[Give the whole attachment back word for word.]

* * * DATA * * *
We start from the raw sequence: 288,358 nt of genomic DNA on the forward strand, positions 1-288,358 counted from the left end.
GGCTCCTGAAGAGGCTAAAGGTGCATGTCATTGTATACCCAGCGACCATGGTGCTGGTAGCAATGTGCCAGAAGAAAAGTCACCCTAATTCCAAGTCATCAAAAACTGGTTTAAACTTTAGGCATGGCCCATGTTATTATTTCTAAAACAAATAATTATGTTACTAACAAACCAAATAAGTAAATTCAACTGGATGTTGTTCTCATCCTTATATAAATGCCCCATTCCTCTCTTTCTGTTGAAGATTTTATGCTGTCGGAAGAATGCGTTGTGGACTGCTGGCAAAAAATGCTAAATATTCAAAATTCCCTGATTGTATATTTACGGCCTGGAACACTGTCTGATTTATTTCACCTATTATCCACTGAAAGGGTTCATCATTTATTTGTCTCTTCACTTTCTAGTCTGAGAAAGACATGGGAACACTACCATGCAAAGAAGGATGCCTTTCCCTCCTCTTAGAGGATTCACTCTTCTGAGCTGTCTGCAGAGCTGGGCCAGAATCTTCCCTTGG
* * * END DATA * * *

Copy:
We start from the raw sequence: 288,358 nt of genomic DNA on the forward strand, positions 1-288,358 counted from the left end.
GGCTCCTGAAGAGGCTAAAGGTGCATGTCATTGTATACCCAGCGACCATGGTGCTGGTAGCAATGTGCCAGAAGAAAAGTCACCCTAATTCCAAGTCATCAAAAACTGGTTTAAACTTTAGGCATGGCCCATGTTATTATTTCTAAAACAAATAATTATGTTACTAACAAACCAAATAAGTAAATTCAACTGGATGTTGTTCTCATCCTTATATAAATGCCCCATTCCTCTCTTTCTGTTGAAGATTTTATGCTGTCGGAAGAATGCGTTGTGGACTGCTGGCAAAAAATGCTAAATATTCAAAATTCCCTGATTGTATATTTACGGCCTGGAACACTGTCTGATTTATTTCACCTATTATCCACTGAAAGGGTTCATCATTTATTTGTCTCTTCACTTTCTAGTCTGAGAAAGACATGGGAACACTACCATGCAAAGAAGGATGCCTTTCCCTCCTCTTAGAGGATTCACTCTTCTGAGCTGTCTGCAGAGCTGGGCCAGAATCTTCCCTTGG